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I bought this kit a while back and have used it a couple times on my cars. First I clay bar an individual panel, then I follow up with the polish and synthetic wax. Rarely use the rubbing compound on anything besides newly painted surfaces that are orange peeled. Electric buffers are the way to go.

https://www.amazon.com/gp/product/B0...?ie=UTF8&psc=1
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--Rob--
1988 Jeep Grand Wagoneer / Baltic Blue & Tan
2008 BMW 535xi Wagon / Deep Sea Blue & Tan

My build thread:
https://ifsja.org/forums/vb/showthread.php?t=189245
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  #5  
Old 01-07-2021, 12:17 PM
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elskeptico elskeptico is offline
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Location: Bay Area, CA
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Has anyone tried one of those ceramic coatings instead of wax? I've seen lots of reviews/tests of it, and it seems pretty amazing. You do need to reapply it every 2-5 years, but same thing with wax.
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Old 01-07-2021, 03:13 PM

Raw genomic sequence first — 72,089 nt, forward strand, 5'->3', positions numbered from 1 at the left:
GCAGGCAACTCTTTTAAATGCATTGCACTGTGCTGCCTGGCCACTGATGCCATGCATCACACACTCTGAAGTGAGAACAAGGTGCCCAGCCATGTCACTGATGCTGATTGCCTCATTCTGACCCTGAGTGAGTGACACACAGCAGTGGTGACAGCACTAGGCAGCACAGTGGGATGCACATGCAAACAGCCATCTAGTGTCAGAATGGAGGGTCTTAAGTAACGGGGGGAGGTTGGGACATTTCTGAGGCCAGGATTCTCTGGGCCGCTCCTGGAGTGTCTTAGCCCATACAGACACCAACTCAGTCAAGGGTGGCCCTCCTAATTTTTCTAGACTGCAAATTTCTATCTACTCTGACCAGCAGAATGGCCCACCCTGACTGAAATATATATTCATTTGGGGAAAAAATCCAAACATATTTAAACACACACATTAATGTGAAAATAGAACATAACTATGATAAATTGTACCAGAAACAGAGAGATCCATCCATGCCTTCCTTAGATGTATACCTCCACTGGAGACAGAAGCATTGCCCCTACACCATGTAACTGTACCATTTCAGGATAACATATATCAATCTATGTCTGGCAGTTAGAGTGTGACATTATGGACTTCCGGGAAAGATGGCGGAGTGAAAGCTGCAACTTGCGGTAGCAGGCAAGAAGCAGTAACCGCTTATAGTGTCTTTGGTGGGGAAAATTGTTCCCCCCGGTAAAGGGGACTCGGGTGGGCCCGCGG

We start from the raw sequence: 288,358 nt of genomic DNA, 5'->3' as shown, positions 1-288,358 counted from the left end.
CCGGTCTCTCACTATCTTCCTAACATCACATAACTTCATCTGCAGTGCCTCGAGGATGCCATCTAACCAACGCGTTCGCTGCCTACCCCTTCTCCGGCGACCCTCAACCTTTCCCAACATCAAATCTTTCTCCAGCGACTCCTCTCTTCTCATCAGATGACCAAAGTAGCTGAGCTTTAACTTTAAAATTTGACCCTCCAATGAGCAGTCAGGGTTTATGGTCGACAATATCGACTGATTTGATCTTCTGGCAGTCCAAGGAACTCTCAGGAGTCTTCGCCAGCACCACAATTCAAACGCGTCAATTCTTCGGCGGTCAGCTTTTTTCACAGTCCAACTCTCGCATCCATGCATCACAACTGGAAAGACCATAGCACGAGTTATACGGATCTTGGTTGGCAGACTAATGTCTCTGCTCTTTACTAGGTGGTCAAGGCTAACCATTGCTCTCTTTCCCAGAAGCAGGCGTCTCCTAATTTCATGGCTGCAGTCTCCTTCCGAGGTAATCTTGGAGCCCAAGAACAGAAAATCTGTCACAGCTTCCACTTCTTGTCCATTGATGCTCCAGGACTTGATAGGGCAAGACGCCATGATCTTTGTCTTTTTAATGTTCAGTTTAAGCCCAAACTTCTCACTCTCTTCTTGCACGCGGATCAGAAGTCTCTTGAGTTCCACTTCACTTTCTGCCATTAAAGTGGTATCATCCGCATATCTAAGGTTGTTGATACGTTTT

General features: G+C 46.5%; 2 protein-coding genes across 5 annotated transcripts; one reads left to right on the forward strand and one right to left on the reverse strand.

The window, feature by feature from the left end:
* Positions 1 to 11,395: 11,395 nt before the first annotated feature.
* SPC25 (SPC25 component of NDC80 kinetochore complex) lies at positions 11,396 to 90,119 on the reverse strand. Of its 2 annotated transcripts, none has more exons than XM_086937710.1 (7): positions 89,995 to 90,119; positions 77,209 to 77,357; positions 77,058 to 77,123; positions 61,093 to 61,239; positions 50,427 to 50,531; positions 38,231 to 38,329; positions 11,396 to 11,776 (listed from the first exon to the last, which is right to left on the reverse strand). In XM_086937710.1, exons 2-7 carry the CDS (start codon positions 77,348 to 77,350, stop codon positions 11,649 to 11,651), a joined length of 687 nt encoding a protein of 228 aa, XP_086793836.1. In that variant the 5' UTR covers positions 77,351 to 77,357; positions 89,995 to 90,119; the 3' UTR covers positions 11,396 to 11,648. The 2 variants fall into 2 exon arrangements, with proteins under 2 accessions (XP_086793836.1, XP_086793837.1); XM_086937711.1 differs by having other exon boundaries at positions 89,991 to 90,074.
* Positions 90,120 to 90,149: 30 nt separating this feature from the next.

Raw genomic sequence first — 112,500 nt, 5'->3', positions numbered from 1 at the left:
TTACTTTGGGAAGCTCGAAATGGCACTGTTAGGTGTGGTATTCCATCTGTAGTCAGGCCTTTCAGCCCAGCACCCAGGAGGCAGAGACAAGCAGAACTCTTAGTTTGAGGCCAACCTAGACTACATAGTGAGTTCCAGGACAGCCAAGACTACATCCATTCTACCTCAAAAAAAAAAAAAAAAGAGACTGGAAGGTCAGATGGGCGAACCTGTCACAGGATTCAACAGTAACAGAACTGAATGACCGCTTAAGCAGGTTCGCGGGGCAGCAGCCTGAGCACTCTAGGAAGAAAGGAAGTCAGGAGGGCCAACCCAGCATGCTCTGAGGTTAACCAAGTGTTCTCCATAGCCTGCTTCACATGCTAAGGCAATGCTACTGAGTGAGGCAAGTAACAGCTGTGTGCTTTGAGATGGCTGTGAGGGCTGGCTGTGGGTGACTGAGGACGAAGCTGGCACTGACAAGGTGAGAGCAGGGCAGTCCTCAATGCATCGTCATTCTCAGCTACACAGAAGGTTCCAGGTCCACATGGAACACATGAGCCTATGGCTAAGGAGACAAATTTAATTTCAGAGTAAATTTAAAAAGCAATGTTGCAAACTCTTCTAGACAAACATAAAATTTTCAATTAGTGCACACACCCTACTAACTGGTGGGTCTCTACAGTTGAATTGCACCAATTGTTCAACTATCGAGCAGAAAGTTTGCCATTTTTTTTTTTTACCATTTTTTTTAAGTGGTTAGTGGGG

MysticRob MysticRob is offline
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Join Date: Nov 26, 2019
Location: Boise, ID
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Quote:
Originally Posted by elskeptico
Has anyone tried one of those ceramic coatings instead of wax? I've seen lots of reviews/tests of it, and it seems pretty amazing. You do need to reapply it every 2-5 years, but same thing with wax.

As with everything, you get what you pay for.
And it's like with internet speeds, you get "UP TO" something, but rarely do you get that particular speed, or protection in this case.

I've read that timeframe you mention might apply if it's an expensive professional product applied by pros and not beat on outdoors, but most DIY products aren't nearly that good or long-lasting.

Most DIY wax products will typically last a few weeks on a "normally driven" vehicle, and ceramic products a few months, from what I've read.

That said, ceramic sounds like better protection to me. But the prep can be hell, and apparently won't do much for an already-blemished paint job. I still have a lot of wax stuff, but at some point I'd like to try a decent quality ceramic coating to my BMW.
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--Rob--
1988 Jeep Grand Wagoneer / Baltic Blue & Tan
2008 BMW 535xi Wagon / Deep Sea Blue & Tan

My build thread:
https://ifsja.org/forums/vb/showthread.php?t=189245
My Howell TBI Install How-To:
https://ifsja.org/forums/vb/showthread.php?t=189877
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  #7  
Old 01-08-2021, 07:20 AM
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Brynjminjones Brynjminjones is offline
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Join Date: Jun 11, 2017
Location: Derby, England
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Quote: